Monday, July 14, 2008

Lending library for assistive technology

Pennsylvania’s Assistive Technology Lending Library is a free, state-supported program that loans assistive technology devices to Pennsylvanians of all ages. This program allows someone to try a device for a limited time (typically 2-8 weeks) to be sure it meets their needs before they buy it. If the device isn't right, they can borrow another.

For a list of centers which supply AT devices to different counties, visit this page. Different counties are served by different organizations, which presumably can deliver the device to a public library near the user.

I discovered this info in response to a phone call from a woman's out-of-state relatives who were trying to find where she could try a video magnifier. She has macular degeneration, and reading has become difficult for her. There are quite a few different products available, and the PATLL has a number of them. It's good to know such a service exists.

Friday, April 11, 2008

William Yurvati, R.I.P.

Those of us who attended the annual SSHELCO conference March 28, heard the sad news that Bill Yurvati died March 12 after a battle with leukemia.

Although I did not know Bill well, it was always a pleasure to talk with him at the SSHELCO meetings every year. He added a lot to the meetings with his cheerful, pleasant demeanor.

I'd like to extend my condolences to his family and colleagues at East Stroudsburg University, where he was the Access Services Librarian.

God bless him, and may he rest in peace.

Friday, December 07, 2007

Dedicated ADA Computer - Input Please

If you have one or more computers in your library with specialized software for accessibility, can you please share with me the specs of that computer and other equipment and software? Or if you have an idea of the computer/software/devices that you wish you had in your library for accessibility, please share that too. I want to apply for a grant for a specialized ADA station, but do not know exactly what I need.

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Thursday, June 14, 2007

Audio Description Illinois

I read about this in a message I received on the ASCLA listserv.

Audio Description Illinois provides information on how libraries can make digital images available to the visually impaired on the Internet using Audio Description (AD). According to the message,
Audio Description (AD) is the descriptive narration of key visual elements of live theatre, television, movies, and other media to enhance their enjoyment by consumers who are blind or have low vision. AD is the insertion of audio explanations and descriptions of the settings, characters, and action taking
place in such media, when such information about these visual elements is not offered in the regular audio presentation
(6/13/2007 message from Lori Bell).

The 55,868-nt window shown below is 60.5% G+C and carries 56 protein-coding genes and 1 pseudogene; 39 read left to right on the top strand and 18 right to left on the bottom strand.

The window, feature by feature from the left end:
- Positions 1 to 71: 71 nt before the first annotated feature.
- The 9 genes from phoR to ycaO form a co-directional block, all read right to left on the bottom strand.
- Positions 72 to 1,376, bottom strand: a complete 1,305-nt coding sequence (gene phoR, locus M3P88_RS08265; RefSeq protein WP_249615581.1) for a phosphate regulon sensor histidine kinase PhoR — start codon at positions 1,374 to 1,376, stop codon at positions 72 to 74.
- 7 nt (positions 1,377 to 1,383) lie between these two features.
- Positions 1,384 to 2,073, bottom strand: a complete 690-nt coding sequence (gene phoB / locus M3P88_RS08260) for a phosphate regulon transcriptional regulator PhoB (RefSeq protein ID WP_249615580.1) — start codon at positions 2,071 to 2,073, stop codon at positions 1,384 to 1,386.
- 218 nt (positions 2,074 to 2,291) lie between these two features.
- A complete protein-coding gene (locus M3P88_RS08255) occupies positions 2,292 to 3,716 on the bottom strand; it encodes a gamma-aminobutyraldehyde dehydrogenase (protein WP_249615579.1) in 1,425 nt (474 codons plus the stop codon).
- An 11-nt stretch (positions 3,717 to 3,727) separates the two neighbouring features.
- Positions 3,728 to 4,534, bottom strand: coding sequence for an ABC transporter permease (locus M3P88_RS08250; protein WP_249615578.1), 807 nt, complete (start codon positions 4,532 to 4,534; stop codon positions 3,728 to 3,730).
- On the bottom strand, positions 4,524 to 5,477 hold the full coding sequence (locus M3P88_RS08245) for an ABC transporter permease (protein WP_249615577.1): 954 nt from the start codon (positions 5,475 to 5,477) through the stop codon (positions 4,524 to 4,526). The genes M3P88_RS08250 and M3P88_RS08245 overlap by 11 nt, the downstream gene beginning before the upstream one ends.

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Monday, July 31, 2006

Universities under scrutiny for ADA

Inside Higher Ed reported today that a lawsuit has been filed against the University of Houston by a student with a documented, undisputed disability. Apparently the student had made a request for an accommodation from a professor and was turned down, with no explanation. U of H does have a policy to provide accommodations, but faculty are not required to follow it. Hmmm.

In an earlier post on July 19, Inside Higher Ed also noted that the U.S. Justice Department has become more "interested" in whether or not colleges and universities are complying with ADA. University of Chicago recently settled with the Justice Department, agreeing to make improvements in their facilities over the next 4 years, all the while maintaining that they had not violated the law. Evidently the Justice Department has been "reviewing" about 10 colleges/universities for their compliance with Title III of ADA (focusing mostly on building accommodations) and the U of Chicago review was the first to be finished. More to come.

Monday, July 24, 2006

IM Reference for the Deaf

The May 2006 issue of Computers in Libraries (v. 26, no. 5) includes an article with the title, Hello IM, Goodbye TTY. In the article, Tom Peters and Lori Bell describe how libraries can use technology, such as instant messaging, to increase access and communication for deaf and hearing impaired patrons.

At Edinboro, we are planning to implement a virtual reference service using instant messaging. If others are considering the use of IM and need one more argument to justify this service to their colleagues or directors, this article may be just the persuasion they need.

Thursday, June 08, 2006

Riding the Bus With My Sister

For those of you who are members of PaLA, you might have read the cover story in the May 2006 issue of the Pennsylvania Library Association Bulletin. The book chosen for this year’s “One Book, One Conference” event is Rachel Simon’s Riding the Bus With My Sister. This book traces the true story of the author’s attempt to understand her sister Beth, who has a mental disability. Beth spends her days riding the buses of a Pennsylvania city, and Simon spends one year riding along and meeting the people in Beth’s life.

While this blog focuses mostly on those with physical disabilities, we can’t ignore our patrons with mental disabilities. Even if you aren’t planning on attending the PaLA conference in November, you may want to pick up this book for the insights it gives on working with those with mental disabilities.

In the spirit of full discloser, I had Rachel Simon for a professor as an undergrad. She gives a great reading, and I expect an excellent program at the PaLA conference.